With the immigration bill all over the news, interesting factoids come to light. Did you know that: “The percentage of visas made available … to natives of any single foreign state for any fiscal year shall not exceed 7 percent“? China and Iceland are both allotted the same number of work visas to the United States each year, for example; some American attempts at visa equality create counterintuitive situations.
The non-immigrant H1-B visa is reserved specifically for those applicants who have earned at least a B.A. and whom an American company explicitly want to hire, commonly known as a “skilled-worker” visa. Think engineers, IT experts–and fashion models. A 1990 restructuring of immigration law created various types of visas, including the H1-B. “Athletes, Entertainment Groups, & Artists” fall into the P category; a J-1 visa applies to those participating in “programs that promote cultural exchange,” including medical training and post-doctoral studies.
Fashion models, who many would argue are a significant cultural addition to our American way of life, were not included in any visa category until 1991, when Senator Edward Kennedy added them to the H1-B category. Neil Ruiz of the Brookings Institute suggests that this “curious” addition might have been arranged because H1-B recipients may apply for a green card, while those with P-type visas are not eligible for permanent residency. New York Mayoral Candidate Anthony Weiner sponsored a 2007 bill to add models to the more appropriate P group, but it did not pass.
Bloomberg Businessweek reported an imbalance in this visa grouping that apparently significantly affects the tech industry: models applying for the H1-B have only to prove that they are “well-known in the industry” (the Department of Labor requires they be “fashion models of distinguished merit and ability“). Software engineers applying for the same limited lot of visas must exhibit at least a Bachelor’s degree. Writers such as Bill Murphy Jr. of Inc. Magazine misleadingly emphasize that this year models were more than twice as likely than all other H1-B applicants to have their applications approved; Murphy waits a few paragraphs to admit that fashion models account for less than 1% of the H1-B visas awarded, about 250 each year (out of 65,000). Comparing approval rates and citing somewhat erroneous salary statistics, Murphy overstates the threat models pose to “computer professionals.” Ruiz noted the role luck plays in the allocation as a guest on the radio program “Take Two“: this year visas were doled out by lottery, and models seemed to be “luckier” than computer programmers.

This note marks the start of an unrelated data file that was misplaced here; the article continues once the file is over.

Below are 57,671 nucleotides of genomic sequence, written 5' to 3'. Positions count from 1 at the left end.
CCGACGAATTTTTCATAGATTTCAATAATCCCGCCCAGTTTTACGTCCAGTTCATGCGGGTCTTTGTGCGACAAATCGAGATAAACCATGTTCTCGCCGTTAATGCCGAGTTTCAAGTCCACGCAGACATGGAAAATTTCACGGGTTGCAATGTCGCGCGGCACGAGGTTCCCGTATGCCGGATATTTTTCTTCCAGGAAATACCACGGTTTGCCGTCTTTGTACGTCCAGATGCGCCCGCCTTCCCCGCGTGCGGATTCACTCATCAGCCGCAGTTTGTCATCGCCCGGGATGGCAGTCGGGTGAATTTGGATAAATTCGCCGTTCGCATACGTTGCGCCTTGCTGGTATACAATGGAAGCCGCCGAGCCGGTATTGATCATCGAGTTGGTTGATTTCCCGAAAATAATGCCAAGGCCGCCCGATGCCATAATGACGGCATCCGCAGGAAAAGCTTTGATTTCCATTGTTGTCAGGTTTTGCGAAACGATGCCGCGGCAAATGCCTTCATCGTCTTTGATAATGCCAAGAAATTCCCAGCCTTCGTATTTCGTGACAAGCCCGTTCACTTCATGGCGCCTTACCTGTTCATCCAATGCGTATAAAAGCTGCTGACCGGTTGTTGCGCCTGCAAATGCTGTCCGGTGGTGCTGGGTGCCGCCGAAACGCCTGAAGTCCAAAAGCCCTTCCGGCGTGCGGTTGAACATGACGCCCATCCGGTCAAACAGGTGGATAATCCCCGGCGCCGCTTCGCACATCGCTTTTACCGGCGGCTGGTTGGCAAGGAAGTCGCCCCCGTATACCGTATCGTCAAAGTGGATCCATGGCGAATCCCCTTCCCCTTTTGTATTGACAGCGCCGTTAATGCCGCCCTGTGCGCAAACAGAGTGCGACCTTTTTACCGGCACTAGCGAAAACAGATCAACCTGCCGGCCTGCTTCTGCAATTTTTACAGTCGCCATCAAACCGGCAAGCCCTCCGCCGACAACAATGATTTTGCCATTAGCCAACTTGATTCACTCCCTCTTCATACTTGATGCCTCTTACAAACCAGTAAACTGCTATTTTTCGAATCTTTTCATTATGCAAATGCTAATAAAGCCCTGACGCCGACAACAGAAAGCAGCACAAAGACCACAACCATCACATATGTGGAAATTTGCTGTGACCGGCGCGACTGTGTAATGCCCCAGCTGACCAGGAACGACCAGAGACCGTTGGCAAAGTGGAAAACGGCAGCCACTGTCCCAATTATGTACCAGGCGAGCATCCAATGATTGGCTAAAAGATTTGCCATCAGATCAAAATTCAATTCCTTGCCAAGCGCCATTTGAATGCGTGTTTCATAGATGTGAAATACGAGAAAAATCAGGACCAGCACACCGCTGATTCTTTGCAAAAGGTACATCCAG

With an inflexible cap on the number of H1-B visas doled out each year, adding models to this category theoretically created unlikely and unfair competition (the immigration overhaul would double that cap). Although the grouping is an odd one, do you think software engineers with bachelor degrees are more valuable to this country than fashion models?
Most reporting on this issue are quick to state that many models seeking H1-B visas have not acquired a high school degree, perpetuating stereotypes about a person’s worth stemming from her formal education and ignoring the many models that do have higher degrees (or began to pursue them); a dichotomy is set up between beauty and brains. As a country, are we worse off with 250 more models instead of 250 more software engineers? The addition of models to the super-competitive H1-B category is “bizarre,” but is it hurtful to the American economy? Love it or hate it, fashion is a trillion-dollar industry.
The perhaps more pertinent question, whether H1-B models are given jobs that might have gone to American models, is less often discussed in reporting about this issue; should this, instead, be the focus of the debate?
Let us know what you think below!